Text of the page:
Thursday, October 4, 2018

Daemons Discuss - Podcast: Bonus Edition! | A General Review of Time's Convert

A UK/US edition end-page mash-up. *UK edition comes in three colors, blue/witch, red/vampire, yellow/daemon

Bonus Edition - The Trifecta

Description: It's been a couple of weeks since Time's Convert has come out, and we figured it was time to discuss this book. This is a general overview; chapters discussion deep-dives are to come once we get through the trilogy! WARNING: SPOILERS live on this episode. If you've not read this book yet, pushing "play" will be at your own risk. Enjoy!

SPOILER ALERT! We (The Daemons) approach this podcast with an assumption that the listener has read All Souls universe books, including the trilogy (A Discovery of Witches, Shadow of Night, The Book of Life), and  Time's Convert + snippits from The World of All Souls. If you haven't, and you don't mind, we certainly don't mind!  😊  Let's do this. *Note - this podcast is labeled 'explicit'

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1. Show notes:

For newcomers to the series:- We'll start with the basics: The books in discussion are A Discovery of Witches, Shadow of Night and The Book of Life.  Together they make The All Souls Trilogy by Deborah Harkness.
- Our Daemon Guides to the All Souls Trilogy are available for download: ADOW, SON, TBOL

Deb's newsletter - The Blast; subscribe on her website
- If you'd like a ready-reference from the author herself, be sure to download the All Souls Real-Time Reading companion (free e-book at online booksellers via Penguin and Headline books).
- Deborah Harkness usually conducts a real-time reading on her Facebook Page (starting in September), and shares her posts across social media. Check out her website for all of her social media links, and of course all that she has to offer her readers! Be sure to sign up for her newsletter while you are there!
- To see what's available on the web as far as the All Souls universe fandom, check our links page.

In this episode: ⚠️WARNING! There are spoilers! We are chatting about Time's Convert, and doing a general review of the book and sharing our impressions of the some of the events and characters in contained it it. Chapter reviews will come when we get to this book!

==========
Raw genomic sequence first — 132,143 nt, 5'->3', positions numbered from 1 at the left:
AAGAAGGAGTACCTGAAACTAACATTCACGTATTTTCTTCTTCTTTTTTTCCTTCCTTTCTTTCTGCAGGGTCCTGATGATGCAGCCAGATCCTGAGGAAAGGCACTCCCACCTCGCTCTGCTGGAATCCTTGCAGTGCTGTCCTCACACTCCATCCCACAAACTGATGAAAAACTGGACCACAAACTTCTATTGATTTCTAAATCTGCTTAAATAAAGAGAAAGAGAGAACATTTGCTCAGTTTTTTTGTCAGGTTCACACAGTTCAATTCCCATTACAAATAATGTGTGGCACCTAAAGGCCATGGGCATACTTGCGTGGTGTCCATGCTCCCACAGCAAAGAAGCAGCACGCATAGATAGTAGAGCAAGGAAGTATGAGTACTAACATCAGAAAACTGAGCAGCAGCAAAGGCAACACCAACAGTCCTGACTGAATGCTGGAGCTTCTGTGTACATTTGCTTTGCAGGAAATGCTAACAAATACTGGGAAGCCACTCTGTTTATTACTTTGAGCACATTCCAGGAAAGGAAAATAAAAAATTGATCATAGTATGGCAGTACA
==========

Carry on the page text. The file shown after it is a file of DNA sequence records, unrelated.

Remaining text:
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  • Thanks goes to our Discussers: Lauren, Teri, Michelle & Christine!
Other information:
Don't forget . . . Ask a Daemon! It has to be a voicemail, a Speakpipe, or a voice memo. Rules as follows:
  • No, you can't get out of this by writing an email! We want to hear your voices! Do via Speakpipe, call us on voicemail (360) 519-7836, or email us your voice memo to DaemonsDiscuss (one word) at gmail (dot) com.
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  • Ask us anything, or give us your All Souls story (how did you come to the books/TV show)
  • Deadline: 20 October 2018
Time's Convert Q&A with Deborah Harkness (courtesy of Viking Books)

Q: Once the All Souls Trilogy ended with THE BOOK OF LIFE, did you immediately have the idea to do a spinoff? How did that idea come about?

A: I knew I had many more stories to tell about the characters, but I wasn’t exactly sure how to tackle them. Marcus’s story was far more complicated than I imagined it to be, as it turned out. I had originally set out to write about Matthew’s time in Tudor England before 1590, but that also turned out to be more complicated than I imagined. So I worked on both of them at more or less the same time. TIME’S CONVERT just reached the finish line first.